Tightly wound, often nail-biting ... the narrative shuffles a dizzying variety of moods before coming to a masterfully unexpected climax and conclusion. Bravura stuff
Liz Jensen, Guardian
A comic study in human resilience, Chris Paling's satisfying yarn ... is a novel of ideas that considers both the way that an artist's creations can reach down through the years and the role that the viewer plays in interpreting any work of art
Adrian Turpin, Financial Times
Nimrod's Shadow reads like a good thriller that leaps across time periods as the investigations into the crime, then and now, gain pace ... A quirky, but considered, delight
From the Same Author
Now that Billy lives with his new family, he and his mother only get to see each other four times a year. These brief visits are what Billy dreams of and they’re the reason why Jane struggles to get up every day, to keep her flat tidy, and to behave in the way she’s learned that other people consider ‘normal’. But as their day together approaches, Jane receives a sudden and violent reminder of her troubled past and ends up in the hospital again, missing their appointment. It is only when Billy eats the piece of chocolate he’s been saving since their last meeting that he discovers the message she’d written on the inside of the wrapper, along with an address, and there suddenly seems to be a possibility that they can be with each other again – but this will mean dodging the authorities and finally confronting the legacy of Jane’s own damaged childhood.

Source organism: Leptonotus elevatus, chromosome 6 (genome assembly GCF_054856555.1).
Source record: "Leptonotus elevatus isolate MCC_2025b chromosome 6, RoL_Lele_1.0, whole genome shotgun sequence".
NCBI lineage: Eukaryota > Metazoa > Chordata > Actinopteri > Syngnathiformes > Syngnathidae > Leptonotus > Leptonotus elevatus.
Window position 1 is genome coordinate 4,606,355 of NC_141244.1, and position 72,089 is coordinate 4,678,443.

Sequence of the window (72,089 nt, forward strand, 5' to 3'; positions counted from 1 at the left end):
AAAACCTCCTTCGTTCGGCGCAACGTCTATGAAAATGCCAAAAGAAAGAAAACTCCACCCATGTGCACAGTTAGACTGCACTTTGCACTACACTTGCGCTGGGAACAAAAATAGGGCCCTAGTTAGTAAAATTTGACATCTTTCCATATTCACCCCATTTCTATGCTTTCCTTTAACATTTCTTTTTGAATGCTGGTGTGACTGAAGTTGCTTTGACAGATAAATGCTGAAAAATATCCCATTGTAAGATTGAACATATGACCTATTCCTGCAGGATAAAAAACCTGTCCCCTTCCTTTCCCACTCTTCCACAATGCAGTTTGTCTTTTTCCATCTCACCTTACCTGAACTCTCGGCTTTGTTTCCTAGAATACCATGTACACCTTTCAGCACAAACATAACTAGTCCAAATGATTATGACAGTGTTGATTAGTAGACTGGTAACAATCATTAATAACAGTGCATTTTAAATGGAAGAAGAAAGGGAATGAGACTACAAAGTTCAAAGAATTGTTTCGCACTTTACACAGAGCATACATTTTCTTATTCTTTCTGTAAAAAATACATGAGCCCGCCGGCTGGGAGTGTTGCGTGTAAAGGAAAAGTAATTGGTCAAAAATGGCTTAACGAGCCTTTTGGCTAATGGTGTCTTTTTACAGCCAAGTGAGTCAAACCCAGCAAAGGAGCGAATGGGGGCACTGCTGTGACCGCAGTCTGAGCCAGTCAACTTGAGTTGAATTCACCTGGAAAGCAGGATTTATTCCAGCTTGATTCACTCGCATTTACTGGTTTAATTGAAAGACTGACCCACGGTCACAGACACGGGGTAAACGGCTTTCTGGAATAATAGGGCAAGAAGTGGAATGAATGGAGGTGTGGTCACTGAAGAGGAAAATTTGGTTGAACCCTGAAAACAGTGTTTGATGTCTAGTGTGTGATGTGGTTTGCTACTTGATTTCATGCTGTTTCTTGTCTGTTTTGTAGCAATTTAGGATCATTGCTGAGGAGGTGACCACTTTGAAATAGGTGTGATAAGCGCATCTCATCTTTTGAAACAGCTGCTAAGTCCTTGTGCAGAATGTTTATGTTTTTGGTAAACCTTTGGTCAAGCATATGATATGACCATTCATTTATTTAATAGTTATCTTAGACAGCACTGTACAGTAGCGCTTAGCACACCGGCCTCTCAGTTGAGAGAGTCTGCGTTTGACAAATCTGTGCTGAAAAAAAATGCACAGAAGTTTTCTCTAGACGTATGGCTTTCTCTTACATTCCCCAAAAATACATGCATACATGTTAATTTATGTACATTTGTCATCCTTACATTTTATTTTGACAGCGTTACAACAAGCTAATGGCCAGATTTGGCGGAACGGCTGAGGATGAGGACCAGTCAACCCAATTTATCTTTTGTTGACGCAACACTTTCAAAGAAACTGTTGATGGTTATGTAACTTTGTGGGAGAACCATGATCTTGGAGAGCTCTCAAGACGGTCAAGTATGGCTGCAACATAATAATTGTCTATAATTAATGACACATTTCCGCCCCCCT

This is the moving and uplifting story of a young mother and her son – kept apart by mental illness, brought back together by love. It is certain to find admirers among readers of Zoe Heller, Esther Freud, Helen Simpson, Gill Hornby, Lionel Shriver, Shena Mackay, Lavinia Greenlaw, Andrea Ashworth and Julia Darling.